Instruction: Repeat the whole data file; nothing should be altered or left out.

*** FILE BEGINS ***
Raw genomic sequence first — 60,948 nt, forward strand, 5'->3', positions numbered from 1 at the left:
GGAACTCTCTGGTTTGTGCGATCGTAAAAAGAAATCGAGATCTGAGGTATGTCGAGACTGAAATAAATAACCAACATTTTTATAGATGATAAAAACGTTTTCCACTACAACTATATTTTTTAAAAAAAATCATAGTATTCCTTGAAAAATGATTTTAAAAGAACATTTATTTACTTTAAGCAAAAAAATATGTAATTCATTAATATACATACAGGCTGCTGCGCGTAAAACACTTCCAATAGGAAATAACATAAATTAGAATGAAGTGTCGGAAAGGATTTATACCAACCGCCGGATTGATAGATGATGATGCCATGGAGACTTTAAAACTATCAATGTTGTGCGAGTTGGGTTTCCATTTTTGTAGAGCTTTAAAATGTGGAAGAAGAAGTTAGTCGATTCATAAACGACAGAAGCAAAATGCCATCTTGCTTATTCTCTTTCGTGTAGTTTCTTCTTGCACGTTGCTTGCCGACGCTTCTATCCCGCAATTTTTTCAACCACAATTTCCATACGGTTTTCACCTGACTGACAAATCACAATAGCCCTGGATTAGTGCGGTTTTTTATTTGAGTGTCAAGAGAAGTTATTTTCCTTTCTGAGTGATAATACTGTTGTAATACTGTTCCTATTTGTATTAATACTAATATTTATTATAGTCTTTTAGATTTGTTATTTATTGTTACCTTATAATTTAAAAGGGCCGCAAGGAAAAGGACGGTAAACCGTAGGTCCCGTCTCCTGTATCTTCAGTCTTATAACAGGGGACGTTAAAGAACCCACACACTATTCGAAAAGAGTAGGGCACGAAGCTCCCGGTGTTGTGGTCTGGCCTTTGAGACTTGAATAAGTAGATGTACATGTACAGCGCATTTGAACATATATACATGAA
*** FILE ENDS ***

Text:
Raw genomic sequence first — 60,948 nt, forward strand, 5'->3', positions numbered from 1 at the left:
GGAACTCTCTGGTTTGTGCGATCGTAAAAAGAAATCGAGATCTGAGGTATGTCGAGACTGAAATAAATAACCAACATTTTTATAGATGATAAAAACGTTTTCCACTACAACTATATTTTTTAAAAAAAATCATAGTATTCCTTGAAAAATGATTTTAAAAGAACATTTATTTACTTTAAGCAAAAAAATATGTAATTCATTAATATACATACAGGCTGCTGCGCGTAAAACACTTCCAATAGGAAATAACATAAATTAGAATGAAGTGTCGGAAAGGATTTATACCAACCGCCGGATTGATAGATGATGATGCCATGGAGACTTTAAAACTATCAATGTTGTGCGAGTTGGGTTTCCATTTTTGTAGAGCTTTAAAATGTGGAAGAAGAAGTTAGTCGATTCATAAACGACAGAAGCAAAATGCCATCTTGCTTATTCTCTTTCGTGTAGTTTCTTCTTGCACGTTGCTTGCCGACGCTTCTATCCCGCAATTTTTTCAACCACAATTTCCATACGGTTTTCACCTGACTGACAAATCACAATAGCCCTGGATTAGTGCGGTTTTTTATTTGAGTGTCAAGAGAAGTTATTTTCCTTTCTGAGTGATAATACTGTTGTAATACTGTTCCTATTTGTATTAATACTAATATTTATTATAGTCTTTTAGATTTGTTATTTATTGTTACCTTATAATTTAAAAGGGCCGCAAGGAAAAGGACGGTAAACCGTAGGTCCCGTCTCCTGTATCTTCAGTCTTATAACAGGGGACGTTAAAGAACCCACACACTATTCGAAAAGAGTAGGGCACGAAGCTCCCGGTGTTGTGGTCTGGCCTTTGAGACTTGAATAAGTAGATGTACATGTACAGCGCATTTGAACATATATACATGAA